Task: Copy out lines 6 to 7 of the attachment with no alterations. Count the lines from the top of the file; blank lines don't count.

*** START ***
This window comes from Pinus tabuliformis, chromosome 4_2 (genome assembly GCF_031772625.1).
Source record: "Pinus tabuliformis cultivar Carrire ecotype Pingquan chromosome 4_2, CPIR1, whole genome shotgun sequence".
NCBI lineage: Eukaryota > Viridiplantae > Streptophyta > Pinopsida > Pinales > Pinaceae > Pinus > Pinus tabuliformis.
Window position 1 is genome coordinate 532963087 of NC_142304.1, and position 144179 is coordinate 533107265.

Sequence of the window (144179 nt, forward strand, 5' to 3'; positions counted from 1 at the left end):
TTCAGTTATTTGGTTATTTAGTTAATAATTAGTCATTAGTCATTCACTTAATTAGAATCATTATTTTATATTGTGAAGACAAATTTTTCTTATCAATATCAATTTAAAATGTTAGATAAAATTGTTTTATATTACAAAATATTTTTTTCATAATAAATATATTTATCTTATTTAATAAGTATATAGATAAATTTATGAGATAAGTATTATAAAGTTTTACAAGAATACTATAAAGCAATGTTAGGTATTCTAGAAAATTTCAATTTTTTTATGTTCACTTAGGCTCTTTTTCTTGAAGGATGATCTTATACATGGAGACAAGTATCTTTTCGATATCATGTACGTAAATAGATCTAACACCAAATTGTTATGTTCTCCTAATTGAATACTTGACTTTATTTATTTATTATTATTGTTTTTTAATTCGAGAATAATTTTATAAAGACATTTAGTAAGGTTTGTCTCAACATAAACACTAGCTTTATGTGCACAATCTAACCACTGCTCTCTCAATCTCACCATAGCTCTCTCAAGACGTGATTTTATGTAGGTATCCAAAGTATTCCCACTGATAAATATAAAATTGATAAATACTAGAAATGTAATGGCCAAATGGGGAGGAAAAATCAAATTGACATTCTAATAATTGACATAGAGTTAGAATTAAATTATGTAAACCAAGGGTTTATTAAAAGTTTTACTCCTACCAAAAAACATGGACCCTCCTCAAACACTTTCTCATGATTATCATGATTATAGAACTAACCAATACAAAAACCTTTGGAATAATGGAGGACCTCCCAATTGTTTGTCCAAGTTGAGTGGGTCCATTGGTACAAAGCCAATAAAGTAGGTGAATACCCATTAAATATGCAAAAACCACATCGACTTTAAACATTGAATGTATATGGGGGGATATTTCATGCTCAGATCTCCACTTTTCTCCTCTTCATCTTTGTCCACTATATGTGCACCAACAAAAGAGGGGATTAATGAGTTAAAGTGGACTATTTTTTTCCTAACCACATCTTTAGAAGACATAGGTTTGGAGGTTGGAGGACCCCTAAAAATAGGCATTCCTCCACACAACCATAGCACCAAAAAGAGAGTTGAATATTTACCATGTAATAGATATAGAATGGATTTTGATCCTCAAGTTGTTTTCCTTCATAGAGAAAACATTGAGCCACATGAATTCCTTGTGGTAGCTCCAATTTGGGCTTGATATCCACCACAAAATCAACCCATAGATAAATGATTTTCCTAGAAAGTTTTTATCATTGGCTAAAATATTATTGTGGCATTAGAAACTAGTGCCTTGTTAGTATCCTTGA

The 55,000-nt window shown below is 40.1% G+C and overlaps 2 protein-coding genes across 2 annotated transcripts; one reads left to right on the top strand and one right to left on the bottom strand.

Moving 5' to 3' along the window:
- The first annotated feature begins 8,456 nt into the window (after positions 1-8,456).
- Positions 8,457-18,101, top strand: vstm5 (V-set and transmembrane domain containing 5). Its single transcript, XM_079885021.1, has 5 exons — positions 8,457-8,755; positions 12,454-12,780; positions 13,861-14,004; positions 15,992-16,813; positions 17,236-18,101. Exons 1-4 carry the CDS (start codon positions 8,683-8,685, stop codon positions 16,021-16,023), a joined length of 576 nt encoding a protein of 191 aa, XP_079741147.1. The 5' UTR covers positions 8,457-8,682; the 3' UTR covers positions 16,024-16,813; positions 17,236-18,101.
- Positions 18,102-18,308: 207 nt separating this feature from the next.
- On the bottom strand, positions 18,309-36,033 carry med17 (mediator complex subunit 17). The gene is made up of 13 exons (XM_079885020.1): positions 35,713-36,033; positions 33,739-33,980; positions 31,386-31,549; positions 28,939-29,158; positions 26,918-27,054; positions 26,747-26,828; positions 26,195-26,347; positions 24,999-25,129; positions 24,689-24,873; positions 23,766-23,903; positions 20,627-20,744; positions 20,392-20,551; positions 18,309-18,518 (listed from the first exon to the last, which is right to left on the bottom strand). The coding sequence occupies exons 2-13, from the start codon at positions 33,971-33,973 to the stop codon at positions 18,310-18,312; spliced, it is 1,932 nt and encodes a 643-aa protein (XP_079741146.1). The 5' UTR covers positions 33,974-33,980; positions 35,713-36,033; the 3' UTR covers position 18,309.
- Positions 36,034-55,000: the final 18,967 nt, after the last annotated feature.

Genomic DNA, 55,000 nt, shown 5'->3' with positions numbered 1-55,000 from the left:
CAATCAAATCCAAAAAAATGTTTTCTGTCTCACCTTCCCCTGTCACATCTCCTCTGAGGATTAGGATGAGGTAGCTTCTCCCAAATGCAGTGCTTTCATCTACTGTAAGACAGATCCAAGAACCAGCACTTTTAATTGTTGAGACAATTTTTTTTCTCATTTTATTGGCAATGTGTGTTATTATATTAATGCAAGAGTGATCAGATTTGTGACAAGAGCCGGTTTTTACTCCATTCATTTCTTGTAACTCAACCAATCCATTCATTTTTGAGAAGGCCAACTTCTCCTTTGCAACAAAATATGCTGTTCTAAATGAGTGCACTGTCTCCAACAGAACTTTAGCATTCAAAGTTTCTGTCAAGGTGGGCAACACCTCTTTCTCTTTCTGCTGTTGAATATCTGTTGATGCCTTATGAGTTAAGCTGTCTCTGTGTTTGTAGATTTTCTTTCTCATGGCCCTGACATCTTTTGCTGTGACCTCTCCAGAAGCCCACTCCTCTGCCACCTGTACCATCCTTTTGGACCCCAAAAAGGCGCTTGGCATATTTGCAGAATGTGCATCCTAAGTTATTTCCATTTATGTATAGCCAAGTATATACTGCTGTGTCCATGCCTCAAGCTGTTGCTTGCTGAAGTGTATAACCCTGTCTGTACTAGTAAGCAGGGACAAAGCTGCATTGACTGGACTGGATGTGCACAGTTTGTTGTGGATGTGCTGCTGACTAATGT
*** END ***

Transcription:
TTCAGTTATTTGGTTATTTAGTTAATAATTAGTCATTAGTCATTCACTTAATTAGAATCATTATTTTATATTGTGAAGACAAATTTTTCTTATCAATATCAATTTAAAATGTTAGATAAAATTGTTTTATATTACAAAATATTTTTTTCATAATAAATATATTTATCTTATTTAATAAGTATATAGATAAATTTATGAGATAAGTATTATAAAGTTTTACAAGAATACTATAAAGCAATGTTAGGTATTCTAGAAAATTTCAATTTTTTTATGTTCACTTAGGCTCTTTTTCTTGAAGGATGATCTTATACATGGAGACAAGTATCTTTTCGATATCATGTACGTAAATAGATCTAACACCAAATTGTTATGTTCTCCTAATTGAATACTTGACTTTATTTATTTATTATTATTGTTTTTTAATTCGAGAATAATTTTATAAAGACATTTAGTAAGGTTTGTCTCAACATAAACACTAGCTTTATGTGCACAATCTAACCACTGCTCTCTCAATCTCACCATAGCTCTCTCAAGACGTGATTTTATGTAGGTATCCAAAGTATTCCCACTGATAAATATAAAATTGATAAATACTAGAAATGTAATGGCCAAATGGGGAGGAAAAATCAAATTGACATTCTAATAATTGACATAGAGTTAGAATTAAATTATGTAAACCAAGGGTTTATTAAAAGTTTTACTCCTACCAAAAAACATGGACCCTCCTCAAACACTTTCTCATGATTATCATGATTATAGAACTAACCAATACAAAAACCTTTGGAATAATGGAGGACCTCCCAATTGTTTGTCCAAGTTGAGTGGGTCCATTGGTACAAAGCCAATAAAGTAGGTGAATACCCATTAAATATGCAAAAACCACATCGACTTTAAACATTGAATGTATATGGGGGGATATTTCATGCTCAGATCTCCACTTTTCTCCTCTTCATCTTTGTCCACTATATGTGCACCAACAAAAGAGGGGATTAATGAGTTAAAGTGGACTATTTTTTTCCTAACCACATCTTTAGAAGACATAGGTTTGGAGGTTGGAGGACCCCTAAAAATAGGCATTCCTCCACACAACCATAGCACCAAAAAGAGAGTTGAATATTTACCATGTAATAGATATAGAATGGATTTTGATCCTCAAGTTGTTTTCCTTCATAGAGAAAACATTGAGCCACATGAATTCCTTGTGGTAGCTCCAATTTGGGCTTGATATCCACCACAAAATCAACCCATAGATAAATGATTTTCCTAGAAAGTTTTTATCATTGGCTAAAATATTATTGTGGCATTAGAAACTAGTGCCTTGTTAGTATCCTTGA

The 55,000-nt window shown below is 40.1% G+C and overlaps 2 protein-coding genes across 2 annotated transcripts; one reads left to right on the top strand and one right to left on the bottom strand.